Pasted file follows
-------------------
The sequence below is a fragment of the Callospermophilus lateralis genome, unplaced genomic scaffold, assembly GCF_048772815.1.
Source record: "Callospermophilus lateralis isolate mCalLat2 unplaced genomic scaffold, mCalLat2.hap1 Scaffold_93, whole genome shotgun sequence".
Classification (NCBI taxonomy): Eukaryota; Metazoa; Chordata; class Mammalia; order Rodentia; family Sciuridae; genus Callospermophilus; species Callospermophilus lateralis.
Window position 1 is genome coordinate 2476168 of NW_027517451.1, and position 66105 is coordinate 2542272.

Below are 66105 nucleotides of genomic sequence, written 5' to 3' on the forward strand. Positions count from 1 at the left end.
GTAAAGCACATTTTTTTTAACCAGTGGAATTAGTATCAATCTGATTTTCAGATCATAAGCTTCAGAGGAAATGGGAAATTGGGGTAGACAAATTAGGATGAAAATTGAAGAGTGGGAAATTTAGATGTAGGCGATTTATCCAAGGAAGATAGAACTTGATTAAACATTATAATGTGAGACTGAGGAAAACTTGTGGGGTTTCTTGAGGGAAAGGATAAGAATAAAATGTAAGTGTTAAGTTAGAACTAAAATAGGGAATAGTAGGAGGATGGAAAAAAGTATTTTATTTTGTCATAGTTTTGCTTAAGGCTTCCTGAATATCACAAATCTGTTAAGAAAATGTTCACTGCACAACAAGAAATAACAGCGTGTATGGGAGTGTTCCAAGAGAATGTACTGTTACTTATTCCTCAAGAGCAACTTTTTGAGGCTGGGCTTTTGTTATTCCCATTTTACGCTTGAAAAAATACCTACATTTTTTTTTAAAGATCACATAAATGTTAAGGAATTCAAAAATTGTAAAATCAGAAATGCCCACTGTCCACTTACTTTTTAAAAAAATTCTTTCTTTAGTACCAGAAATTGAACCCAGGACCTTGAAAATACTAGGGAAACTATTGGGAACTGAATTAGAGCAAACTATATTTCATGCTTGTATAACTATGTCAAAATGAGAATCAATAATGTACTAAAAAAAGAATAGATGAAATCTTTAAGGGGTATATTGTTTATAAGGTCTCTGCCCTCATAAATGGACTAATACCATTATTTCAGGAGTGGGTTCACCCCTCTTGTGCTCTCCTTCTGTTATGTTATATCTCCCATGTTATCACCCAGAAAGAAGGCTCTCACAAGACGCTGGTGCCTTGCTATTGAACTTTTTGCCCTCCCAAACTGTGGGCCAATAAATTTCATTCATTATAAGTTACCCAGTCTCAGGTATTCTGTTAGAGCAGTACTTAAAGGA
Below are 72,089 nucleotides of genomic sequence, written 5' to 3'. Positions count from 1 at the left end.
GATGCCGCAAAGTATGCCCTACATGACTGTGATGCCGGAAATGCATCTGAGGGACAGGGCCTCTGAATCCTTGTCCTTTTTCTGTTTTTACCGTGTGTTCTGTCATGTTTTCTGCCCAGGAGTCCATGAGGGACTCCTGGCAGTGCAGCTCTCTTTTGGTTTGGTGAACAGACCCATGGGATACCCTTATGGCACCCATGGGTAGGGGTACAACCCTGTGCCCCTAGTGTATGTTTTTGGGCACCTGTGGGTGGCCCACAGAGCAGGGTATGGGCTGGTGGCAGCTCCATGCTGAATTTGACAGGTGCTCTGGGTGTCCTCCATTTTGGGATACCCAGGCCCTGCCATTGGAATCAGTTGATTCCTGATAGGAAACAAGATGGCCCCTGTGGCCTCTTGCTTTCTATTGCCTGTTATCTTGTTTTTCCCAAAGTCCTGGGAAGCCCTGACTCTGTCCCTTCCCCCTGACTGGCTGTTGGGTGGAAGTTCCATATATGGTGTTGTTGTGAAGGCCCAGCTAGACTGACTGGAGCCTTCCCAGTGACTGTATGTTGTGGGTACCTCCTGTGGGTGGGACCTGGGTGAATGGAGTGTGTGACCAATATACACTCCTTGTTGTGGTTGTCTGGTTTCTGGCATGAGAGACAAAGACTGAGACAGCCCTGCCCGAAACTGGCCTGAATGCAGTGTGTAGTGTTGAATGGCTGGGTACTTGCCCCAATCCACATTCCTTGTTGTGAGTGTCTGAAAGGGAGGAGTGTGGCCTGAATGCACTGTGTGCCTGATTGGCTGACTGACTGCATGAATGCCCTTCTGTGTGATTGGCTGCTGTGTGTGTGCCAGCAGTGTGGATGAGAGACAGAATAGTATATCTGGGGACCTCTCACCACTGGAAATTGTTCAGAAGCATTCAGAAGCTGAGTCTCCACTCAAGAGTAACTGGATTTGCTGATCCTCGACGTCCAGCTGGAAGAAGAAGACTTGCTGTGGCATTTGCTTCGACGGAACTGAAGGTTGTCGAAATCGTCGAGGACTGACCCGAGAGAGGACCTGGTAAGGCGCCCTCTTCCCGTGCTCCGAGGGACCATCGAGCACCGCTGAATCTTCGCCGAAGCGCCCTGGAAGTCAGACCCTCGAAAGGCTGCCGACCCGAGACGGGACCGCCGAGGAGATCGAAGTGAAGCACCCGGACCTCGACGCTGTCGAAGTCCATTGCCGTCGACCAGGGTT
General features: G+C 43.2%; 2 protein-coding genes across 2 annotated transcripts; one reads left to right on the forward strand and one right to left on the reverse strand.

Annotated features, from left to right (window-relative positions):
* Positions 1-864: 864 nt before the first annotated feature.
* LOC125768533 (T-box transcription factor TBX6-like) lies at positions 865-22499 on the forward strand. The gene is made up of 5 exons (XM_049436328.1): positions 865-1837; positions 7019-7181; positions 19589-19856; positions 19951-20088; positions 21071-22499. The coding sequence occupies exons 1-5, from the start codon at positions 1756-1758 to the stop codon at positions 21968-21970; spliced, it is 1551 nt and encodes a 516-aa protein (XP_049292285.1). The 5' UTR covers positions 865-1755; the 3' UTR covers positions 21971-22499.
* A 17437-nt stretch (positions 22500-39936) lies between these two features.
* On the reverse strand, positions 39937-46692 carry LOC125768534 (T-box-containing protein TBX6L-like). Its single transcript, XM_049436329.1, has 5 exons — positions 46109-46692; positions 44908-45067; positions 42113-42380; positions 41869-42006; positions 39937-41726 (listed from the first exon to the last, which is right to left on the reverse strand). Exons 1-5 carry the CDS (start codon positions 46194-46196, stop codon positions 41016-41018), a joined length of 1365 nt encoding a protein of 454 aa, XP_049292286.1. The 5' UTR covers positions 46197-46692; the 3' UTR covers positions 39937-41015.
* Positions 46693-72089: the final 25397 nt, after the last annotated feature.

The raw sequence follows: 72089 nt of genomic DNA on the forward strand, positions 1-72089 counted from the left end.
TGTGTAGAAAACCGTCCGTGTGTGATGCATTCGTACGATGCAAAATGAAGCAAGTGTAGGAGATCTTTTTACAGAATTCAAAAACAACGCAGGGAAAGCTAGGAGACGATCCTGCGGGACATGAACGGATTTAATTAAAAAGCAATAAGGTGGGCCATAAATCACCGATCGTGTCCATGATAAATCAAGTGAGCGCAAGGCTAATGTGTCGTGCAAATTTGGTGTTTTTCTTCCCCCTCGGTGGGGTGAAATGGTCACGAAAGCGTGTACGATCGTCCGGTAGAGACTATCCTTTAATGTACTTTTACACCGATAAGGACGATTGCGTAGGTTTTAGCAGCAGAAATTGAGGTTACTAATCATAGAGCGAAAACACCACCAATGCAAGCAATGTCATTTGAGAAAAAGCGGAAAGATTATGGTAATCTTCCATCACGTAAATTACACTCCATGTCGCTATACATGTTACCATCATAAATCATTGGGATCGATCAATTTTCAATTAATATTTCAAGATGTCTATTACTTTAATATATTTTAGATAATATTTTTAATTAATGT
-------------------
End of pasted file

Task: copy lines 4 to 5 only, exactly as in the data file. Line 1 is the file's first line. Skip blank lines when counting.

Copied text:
Window position 1 is genome coordinate 2476168 of NW_027517451.1, and position 66105 is coordinate 2542272.

Below are 66105 nucleotides of genomic sequence, written 5' to 3' on the forward strand. Positions count from 1 at the left end.